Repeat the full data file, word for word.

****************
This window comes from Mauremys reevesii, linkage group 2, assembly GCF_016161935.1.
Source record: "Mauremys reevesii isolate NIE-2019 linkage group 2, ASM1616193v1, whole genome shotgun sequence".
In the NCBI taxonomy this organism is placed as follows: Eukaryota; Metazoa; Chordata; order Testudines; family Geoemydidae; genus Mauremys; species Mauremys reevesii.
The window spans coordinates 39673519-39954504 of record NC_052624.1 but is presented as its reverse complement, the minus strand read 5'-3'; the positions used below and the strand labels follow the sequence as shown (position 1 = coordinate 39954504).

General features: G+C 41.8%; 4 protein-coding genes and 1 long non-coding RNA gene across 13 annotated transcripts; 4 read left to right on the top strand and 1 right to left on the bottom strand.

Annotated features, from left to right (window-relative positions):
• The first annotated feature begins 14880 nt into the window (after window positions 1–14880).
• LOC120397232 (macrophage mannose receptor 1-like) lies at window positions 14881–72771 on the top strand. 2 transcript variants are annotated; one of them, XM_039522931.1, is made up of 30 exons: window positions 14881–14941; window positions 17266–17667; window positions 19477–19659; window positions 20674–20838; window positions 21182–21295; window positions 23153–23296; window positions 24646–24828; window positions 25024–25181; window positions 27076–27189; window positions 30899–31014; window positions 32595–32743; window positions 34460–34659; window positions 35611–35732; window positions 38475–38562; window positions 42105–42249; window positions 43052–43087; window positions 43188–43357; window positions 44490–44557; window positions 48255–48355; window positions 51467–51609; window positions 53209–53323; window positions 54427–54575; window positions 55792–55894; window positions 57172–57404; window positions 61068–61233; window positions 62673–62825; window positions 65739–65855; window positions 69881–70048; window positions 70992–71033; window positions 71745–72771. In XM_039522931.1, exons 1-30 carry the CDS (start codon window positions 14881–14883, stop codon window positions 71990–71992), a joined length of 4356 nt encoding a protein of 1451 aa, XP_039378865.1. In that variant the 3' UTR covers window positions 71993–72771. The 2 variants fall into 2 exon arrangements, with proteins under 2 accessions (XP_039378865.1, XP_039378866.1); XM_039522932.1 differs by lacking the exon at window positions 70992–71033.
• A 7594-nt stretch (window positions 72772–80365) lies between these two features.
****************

This window comes from Mauremys reevesii, linkage group 2, assembly GCF_016161935.1.
Source record: "Mauremys reevesii isolate NIE-2019 linkage group 2, ASM1616193v1, whole genome shotgun sequence".
In the NCBI taxonomy this organism is placed as follows: Eukaryota; Metazoa; Chordata; order Testudines; family Geoemydidae; genus Mauremys; species Mauremys reevesii.
The window spans coordinates 39673519-39954504 of record NC_052624.1 but is presented as its reverse complement, the minus strand read 5'-3'; the positions used below and the strand labels follow the sequence as shown (position 1 = coordinate 39954504).

General features: G+C 41.8%; 4 protein-coding genes and 1 long non-coding RNA gene across 13 annotated transcripts; 4 read left to right on the top strand and 1 right to left on the bottom strand.

Annotated features, from left to right (window-relative positions):
• The first annotated feature begins 14880 nt into the window (after window positions 1–14880).
• LOC120397232 (macrophage mannose receptor 1-like) lies at window positions 14881–72771 on the top strand. 2 transcript variants are annotated; one of them, XM_039522931.1, is made up of 30 exons: window positions 14881–14941; window positions 17266–17667; window positions 19477–19659; window positions 20674–20838; window positions 21182–21295; window positions 23153–23296; window positions 24646–24828; window positions 25024–25181; window positions 27076–27189; window positions 30899–31014; window positions 32595–32743; window positions 34460–34659; window positions 35611–35732; window positions 38475–38562; window positions 42105–42249; window positions 43052–43087; window positions 43188–43357; window positions 44490–44557; window positions 48255–48355; window positions 51467–51609; window positions 53209–53323; window positions 54427–54575; window positions 55792–55894; window positions 57172–57404; window positions 61068–61233; window positions 62673–62825; window positions 65739–65855; window positions 69881–70048; window positions 70992–71033; window positions 71745–72771. In XM_039522931.1, exons 1-30 carry the CDS (start codon window positions 14881–14883, stop codon window positions 71990–71992), a joined length of 4356 nt encoding a protein of 1451 aa, XP_039378865.1. In that variant the 3' UTR covers window positions 71993–72771. The 2 variants fall into 2 exon arrangements, with proteins under 2 accessions (XP_039378865.1, XP_039378866.1); XM_039522932.1 differs by lacking the exon at window positions 70992–71033.
• A 7594-nt stretch (window positions 72772–80365) lies between these two features.